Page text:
A Beginner's Journey with Ruby on Rails

Published  September 24th, 2010

thredUP, the company I'm working for, uses Ruby on Rails (also known as RoR or Rails) for their development language of choice...and it's awesome. I'm more of a Front-End developer than anything else, but I have a degree in Computer Science and Engineering that gave me a head start on things like Model View Controllers (MVC) and other Back-End architecture patterns. I can't say I actually enjoyed the back-end classes in my degree and therefore I was somewhat skeptical to what extent I would enjoy or not enjoy working with Rails. After reading the Rail's Wikipedia page, I was starting to become intimidated. Unfamiliar terms like 'agile/rapid development' and 'scaffolding' were being tossed around casually and my concerns started to grow. I knew there was only way to proceed - jump into the deep end and see if I can swim.

What I quickly learned is that Rails takes care of a lot of the ugly work behind the scenes. A lot of things 'just worked'. I didn't thoroughly understand how they were working, but I grasped enough to be able to continue on and I think that's important in the beginning. Take manageable, bite-sized assignments/tasks and just focus on what's right ahead of you. Those little goals can go a long way in terms of confidence and motivation to continue learning.

I think a lot of beginners (such as myself) wonder what will be challenging at first. Well if you're a Back-End layman like me with most of your experience lying within basic server-side scripting languages such as PHP or ASP, the first challenge you will encounter is the syntax barrier. When I went from C++ to PHP, the jump wasn't hard at all; however, unless you're familiar with Python, Ruby will be confusing at first. No semi-colons to end lines of code, everything is dictated by formatting, functions becomes methods and everything you create is an object. It was a completely refreshing experience to start from scratch. I relate it to moving from one city to another. A fresh start is good if you embrace the situation - you can kick bad habits and have a clean slate to work with. Once I got used to the syntax, I started to really enjoy the clean formatting and easy readability of the code. So after you get a handle on the syntax, what's next? Resources.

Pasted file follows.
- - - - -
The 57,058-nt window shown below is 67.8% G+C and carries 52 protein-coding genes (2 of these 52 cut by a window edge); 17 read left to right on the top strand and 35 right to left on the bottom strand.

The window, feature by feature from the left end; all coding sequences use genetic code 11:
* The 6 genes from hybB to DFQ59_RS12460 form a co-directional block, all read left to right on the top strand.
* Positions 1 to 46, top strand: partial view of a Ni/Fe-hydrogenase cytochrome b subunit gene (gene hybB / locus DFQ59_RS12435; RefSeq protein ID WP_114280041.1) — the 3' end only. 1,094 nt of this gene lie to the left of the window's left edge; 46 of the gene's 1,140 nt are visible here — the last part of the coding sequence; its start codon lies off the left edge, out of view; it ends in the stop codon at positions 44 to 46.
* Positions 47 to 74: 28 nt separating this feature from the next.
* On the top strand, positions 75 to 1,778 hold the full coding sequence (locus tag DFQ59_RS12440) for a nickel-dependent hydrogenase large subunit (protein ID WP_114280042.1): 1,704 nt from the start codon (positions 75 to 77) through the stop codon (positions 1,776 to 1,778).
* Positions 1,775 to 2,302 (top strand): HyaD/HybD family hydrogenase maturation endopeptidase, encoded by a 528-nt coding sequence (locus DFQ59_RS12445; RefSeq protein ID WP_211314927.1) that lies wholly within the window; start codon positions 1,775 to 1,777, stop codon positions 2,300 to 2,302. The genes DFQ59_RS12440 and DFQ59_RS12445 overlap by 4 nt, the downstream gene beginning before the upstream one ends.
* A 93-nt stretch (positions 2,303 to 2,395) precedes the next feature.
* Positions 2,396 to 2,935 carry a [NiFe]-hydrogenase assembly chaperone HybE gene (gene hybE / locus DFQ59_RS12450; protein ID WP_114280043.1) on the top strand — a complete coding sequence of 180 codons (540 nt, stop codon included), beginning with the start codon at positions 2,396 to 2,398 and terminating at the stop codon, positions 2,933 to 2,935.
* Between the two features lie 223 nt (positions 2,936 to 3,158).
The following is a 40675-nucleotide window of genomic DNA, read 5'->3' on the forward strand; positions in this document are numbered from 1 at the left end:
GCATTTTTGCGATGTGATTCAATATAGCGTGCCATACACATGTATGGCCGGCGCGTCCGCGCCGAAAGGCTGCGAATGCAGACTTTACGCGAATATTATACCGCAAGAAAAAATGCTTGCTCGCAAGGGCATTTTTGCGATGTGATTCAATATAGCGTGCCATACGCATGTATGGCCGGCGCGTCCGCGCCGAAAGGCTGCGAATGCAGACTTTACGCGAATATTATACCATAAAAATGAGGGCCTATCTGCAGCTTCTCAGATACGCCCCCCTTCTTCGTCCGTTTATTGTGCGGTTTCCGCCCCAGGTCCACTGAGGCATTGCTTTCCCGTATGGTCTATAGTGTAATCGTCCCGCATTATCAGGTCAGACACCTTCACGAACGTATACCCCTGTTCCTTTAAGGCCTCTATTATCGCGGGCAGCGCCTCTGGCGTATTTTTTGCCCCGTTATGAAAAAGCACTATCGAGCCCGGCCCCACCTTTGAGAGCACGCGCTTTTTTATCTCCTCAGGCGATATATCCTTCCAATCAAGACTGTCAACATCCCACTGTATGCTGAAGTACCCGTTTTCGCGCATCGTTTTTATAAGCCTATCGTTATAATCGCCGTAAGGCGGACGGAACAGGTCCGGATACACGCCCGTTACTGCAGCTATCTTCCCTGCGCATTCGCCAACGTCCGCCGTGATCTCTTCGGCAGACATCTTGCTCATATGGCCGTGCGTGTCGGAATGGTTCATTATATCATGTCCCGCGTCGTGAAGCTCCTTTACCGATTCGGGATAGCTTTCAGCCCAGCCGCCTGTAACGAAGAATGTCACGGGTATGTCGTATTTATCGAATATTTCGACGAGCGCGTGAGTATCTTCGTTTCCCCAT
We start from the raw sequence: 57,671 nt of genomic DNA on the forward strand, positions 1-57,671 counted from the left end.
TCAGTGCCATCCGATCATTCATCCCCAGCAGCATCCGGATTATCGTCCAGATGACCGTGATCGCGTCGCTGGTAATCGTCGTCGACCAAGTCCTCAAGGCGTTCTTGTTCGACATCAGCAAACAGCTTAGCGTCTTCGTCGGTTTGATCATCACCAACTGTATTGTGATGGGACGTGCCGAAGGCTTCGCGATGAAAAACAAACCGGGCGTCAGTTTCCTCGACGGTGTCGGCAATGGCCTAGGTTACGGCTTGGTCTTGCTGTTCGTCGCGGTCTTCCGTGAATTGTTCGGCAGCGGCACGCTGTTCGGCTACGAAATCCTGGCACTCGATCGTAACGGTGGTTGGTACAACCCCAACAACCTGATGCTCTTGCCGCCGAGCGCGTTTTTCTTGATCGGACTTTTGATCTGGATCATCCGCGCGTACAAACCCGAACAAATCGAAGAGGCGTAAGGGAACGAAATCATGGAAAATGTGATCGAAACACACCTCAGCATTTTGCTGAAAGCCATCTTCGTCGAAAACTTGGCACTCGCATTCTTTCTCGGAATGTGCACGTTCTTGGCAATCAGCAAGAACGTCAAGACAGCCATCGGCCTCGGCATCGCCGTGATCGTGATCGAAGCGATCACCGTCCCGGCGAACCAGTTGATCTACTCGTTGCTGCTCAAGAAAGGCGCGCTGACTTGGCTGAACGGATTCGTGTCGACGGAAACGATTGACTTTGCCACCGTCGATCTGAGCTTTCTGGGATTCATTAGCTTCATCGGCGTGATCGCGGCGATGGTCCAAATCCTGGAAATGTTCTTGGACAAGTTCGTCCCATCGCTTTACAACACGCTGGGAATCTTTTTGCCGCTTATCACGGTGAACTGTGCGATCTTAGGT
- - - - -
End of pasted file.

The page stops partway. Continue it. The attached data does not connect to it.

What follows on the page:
Surrounding yourself with the right resources is key. I happen to work for an amazing CTO who is very patient and able to help me whenever I come to a dead end. When he's not around or occupied, online resources become my best friend. Rails has great online documentation. For example, if you're looking to install Rails, look here. Ready for a couple of guides to get your feet wet? Try the official Rails guides. If you're ready to start building your own app from scratch, this Rails API is great for looking up Classes and supported methods. I happen to be a 'learn by doing' person as opposed to the 'study first, do second' person. If you're like me, then get your environment set-up and start going through guides - it's the quickest way to feel comfortable working in a Rails environment. If you're working on an app that's already built, try building off previously built models/views/controllers instead of building your own. Seeing working code in action and modifying it is a great way to understand the intricacies of Rails. If that's not your style and want to read up on Rails/Ruby first, it's not a bad idea. Rails has it's own way of approaching problems and it's probably best to have a basic knowledge of principles like DRY (Don't Repeat Yourself) before you develop any bad habits. Supplementing your hands-on learning with studying is probably the best idea, but to each their own. 

That about wraps up my introduction to Rails. As I'll be purchasing a new computer in the next month, the next post will be about getting the environment up and running. What apps to use (TextMate, Coda, GitX, etc.) and other fun things like bundles, syntax highlighting themes, and command line tips/shortcuts. I plan on turning this into its own series of blog posts as I continue to develop my Rails learning so stay tuned for more posts that actually contain snippets of useful code, epic failures I'm bound to cross, and useful gems/technologies/implementations that I come across along my journey with Rails.